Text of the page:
|Wat Pa Thon or the Monastery of the Thon Quarter was located on Ayutthaya's city
island, outside the Historical Park in the east of the city, at present Ho Ratanachai
Sub-district. Pa Thon was an area in Ayutthaya where the thon - a type of Thai drum -
and other musical instruments were made. 
The thon is a Thai goblet drum, a single headed drum. The head is around 20 cm in
diameter. The drum has a ceramic or hard wooden body. The thon lies on the player's
lap and is played with the right hand. The drum gives a low pitch. It is often played
simultaneously with another instrument called ramana. The latter is held in the left hand
and gives a high pitch. Together they are known as thon-ramana and played as a pair in
Central Thai classical music, usually in the Khruang Sai Ensemble, a stringed ensemble.
The monastery was situated between Khlong Nai Kai (present Khlong Makham Riang)
and the Front City Canal (present Pa Sak River). To its north stood Wat Khok Dokmai,
while in the south was Wat Khok Khamin. Wat Saphan Ngoen was situated in the west,
opposite Khlong Nai Kai. Pratu Jao Jan, a gate in the city wall, was located to its east.
There is still some brickwork visible of the monastic structure. Old bricks are shattered
all over the area.
Historical data about the monastery and its construction are unknown.
The site is indicated on a 19th century map under the name of Wat Pa Tho and on
Phraya Boran Rachathanin's (PBR) map drafted in 1926 as Ban Pa Thon and as thus not
referring to a temple. Following PBR the structure stood along a brick road, an extension
of the Pa Thon Rd. A few meters south of this brick road, there must once have been a
canal, which was part of a larger waterway connecting the Rear Palace with the Front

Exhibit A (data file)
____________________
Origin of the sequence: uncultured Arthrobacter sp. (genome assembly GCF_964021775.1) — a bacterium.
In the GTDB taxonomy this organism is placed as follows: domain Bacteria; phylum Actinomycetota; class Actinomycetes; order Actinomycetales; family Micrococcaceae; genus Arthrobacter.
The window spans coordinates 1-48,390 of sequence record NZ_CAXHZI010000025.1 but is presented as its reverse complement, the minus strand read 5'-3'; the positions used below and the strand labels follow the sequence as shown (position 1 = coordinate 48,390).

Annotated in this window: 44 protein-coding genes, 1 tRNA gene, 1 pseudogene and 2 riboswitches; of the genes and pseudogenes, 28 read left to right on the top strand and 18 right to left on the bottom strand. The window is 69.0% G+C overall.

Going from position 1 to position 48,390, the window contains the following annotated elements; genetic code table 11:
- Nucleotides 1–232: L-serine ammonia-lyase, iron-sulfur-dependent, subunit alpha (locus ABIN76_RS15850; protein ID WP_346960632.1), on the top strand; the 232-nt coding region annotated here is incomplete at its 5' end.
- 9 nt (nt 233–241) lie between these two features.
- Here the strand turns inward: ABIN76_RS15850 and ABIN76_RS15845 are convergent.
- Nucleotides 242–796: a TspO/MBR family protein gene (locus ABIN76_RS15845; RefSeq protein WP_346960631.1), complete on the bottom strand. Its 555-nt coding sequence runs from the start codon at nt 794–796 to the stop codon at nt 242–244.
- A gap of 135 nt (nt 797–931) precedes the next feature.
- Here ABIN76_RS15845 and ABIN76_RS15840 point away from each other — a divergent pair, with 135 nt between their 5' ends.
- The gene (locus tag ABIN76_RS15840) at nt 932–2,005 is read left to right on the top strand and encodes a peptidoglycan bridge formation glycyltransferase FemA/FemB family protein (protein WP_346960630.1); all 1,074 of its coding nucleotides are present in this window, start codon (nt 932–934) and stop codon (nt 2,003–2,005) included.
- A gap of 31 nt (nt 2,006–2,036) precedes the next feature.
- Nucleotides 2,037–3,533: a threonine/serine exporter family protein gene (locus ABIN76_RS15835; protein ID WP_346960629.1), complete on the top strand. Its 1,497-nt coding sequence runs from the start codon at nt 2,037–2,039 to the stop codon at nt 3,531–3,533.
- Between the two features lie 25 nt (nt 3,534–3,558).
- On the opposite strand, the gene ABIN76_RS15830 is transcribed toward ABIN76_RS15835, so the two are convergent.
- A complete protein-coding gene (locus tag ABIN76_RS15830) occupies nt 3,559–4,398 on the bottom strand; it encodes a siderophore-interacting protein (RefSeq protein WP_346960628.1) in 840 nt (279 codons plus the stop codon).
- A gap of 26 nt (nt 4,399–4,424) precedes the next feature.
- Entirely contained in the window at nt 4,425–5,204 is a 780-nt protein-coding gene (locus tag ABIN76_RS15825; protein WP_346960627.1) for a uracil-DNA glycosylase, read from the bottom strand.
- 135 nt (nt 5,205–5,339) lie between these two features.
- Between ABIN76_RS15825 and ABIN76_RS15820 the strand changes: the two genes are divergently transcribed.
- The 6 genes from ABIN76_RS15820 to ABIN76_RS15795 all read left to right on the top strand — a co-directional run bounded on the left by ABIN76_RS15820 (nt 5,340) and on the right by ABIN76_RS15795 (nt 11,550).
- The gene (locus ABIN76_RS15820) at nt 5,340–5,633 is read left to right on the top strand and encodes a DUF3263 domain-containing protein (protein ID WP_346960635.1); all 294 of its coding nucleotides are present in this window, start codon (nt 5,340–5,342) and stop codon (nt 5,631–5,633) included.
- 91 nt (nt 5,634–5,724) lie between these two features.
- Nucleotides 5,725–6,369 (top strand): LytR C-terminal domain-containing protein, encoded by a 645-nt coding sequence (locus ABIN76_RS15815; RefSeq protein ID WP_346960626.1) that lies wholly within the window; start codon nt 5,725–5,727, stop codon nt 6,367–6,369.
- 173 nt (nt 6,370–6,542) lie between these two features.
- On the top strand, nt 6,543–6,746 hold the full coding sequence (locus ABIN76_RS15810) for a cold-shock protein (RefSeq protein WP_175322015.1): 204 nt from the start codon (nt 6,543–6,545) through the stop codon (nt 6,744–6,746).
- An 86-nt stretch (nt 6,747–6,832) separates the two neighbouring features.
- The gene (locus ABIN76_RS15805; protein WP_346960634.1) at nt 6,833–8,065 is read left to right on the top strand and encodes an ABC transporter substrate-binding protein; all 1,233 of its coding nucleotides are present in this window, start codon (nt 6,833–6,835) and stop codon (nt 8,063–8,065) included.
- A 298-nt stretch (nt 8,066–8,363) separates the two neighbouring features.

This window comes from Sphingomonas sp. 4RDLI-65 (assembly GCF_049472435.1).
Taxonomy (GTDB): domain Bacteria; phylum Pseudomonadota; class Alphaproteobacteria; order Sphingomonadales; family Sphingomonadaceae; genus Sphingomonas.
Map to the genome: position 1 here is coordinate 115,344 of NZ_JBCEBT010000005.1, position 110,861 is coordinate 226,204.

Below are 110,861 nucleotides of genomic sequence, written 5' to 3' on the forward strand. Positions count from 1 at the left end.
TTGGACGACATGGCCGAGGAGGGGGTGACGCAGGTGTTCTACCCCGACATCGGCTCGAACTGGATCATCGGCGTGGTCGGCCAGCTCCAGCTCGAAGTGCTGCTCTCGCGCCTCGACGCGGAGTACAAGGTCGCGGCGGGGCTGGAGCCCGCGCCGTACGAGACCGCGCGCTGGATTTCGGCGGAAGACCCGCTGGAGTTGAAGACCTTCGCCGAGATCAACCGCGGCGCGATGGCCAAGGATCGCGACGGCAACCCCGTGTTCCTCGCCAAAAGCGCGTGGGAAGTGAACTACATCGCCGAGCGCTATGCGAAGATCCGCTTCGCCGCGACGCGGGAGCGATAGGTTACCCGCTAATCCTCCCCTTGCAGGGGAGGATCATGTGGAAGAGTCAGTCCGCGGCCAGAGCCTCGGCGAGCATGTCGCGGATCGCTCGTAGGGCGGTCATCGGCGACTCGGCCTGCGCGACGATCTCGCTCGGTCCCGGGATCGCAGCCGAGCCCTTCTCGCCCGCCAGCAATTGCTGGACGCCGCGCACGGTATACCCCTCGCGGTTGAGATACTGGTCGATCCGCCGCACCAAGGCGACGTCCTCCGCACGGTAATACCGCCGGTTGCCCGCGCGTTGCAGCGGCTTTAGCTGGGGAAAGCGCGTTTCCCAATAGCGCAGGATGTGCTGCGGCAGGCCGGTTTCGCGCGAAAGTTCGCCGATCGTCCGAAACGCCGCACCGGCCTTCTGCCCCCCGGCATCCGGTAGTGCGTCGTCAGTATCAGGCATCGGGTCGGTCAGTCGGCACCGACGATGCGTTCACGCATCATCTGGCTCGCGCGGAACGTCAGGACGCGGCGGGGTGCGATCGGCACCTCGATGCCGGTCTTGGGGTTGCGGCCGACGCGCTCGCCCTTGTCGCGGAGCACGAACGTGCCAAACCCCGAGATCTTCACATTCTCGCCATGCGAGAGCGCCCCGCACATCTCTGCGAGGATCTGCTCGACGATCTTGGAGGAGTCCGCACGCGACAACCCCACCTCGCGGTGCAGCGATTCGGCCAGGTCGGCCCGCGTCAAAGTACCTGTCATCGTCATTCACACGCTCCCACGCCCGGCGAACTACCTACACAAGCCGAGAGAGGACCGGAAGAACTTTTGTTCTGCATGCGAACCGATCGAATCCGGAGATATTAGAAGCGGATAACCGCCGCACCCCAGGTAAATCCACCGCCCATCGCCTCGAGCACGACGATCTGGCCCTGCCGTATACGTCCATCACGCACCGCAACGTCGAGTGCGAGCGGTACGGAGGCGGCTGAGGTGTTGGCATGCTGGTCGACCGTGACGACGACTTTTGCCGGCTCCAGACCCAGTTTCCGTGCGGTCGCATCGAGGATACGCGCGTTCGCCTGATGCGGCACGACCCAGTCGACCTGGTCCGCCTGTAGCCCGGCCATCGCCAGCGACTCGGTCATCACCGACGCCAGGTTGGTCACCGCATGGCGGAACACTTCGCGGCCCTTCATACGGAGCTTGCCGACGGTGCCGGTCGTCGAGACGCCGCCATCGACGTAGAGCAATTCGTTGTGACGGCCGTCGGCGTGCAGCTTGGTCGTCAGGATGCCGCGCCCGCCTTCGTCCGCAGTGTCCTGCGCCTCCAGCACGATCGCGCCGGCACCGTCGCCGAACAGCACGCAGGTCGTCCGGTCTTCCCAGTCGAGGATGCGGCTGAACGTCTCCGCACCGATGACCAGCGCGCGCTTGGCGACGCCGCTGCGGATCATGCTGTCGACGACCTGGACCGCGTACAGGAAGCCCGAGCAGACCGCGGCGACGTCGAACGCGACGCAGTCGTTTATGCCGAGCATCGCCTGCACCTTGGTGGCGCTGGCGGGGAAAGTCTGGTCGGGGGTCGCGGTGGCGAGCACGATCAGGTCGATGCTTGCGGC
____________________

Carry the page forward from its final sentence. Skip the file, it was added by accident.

The remaining brick mound of Wat Pa Thon is located in Geo. Coord.: 14° 21' 16.11"
N, 100° 34' 37.91" E.
(1) De La Loubère wrote the following about this instrument is his "A New Historical
relation of the Kingdom of Siam": "The people do also accompany the voice in the
evening into the courts of the houses, with akind of drum called Tong. They hold it
with the left hand, and strike it continually with the right hand. 'T is an earthen
bottle without a bottom, and which instead thereof is covered with a skin tyed to
the neck with ropes."
 Internet source http://www.ayutthayastudy.org retrieved on 16 July 2010 - Patone
Road Or Dejavudh Road? by Patt Taengpun.
 Internet source www.culture.go.th/research/musical retrieved on 16 July 2010.
 Internet source www.thaimusic.net retrieved on 16 July 2010.
|Text, photographs & map by Tricky Vandenberg - July 2010
Updated October 2010, February 2015
|(Tong or Thon - Siamese music instrument)
|(Site view of Wat Pa Thon)
|(Site view of Wat Pa Thon)
|(Detail of a 19th century map - map is orientated S-N)
|(Detail of Phraya Boran Rachathanin's map - Anno
|(Detail of a 2007 Fine Arts Department GIS map -
Courtesy of the Fine Arts Department - 3th Region)
|WAT PA THON (วัดป่าโทน)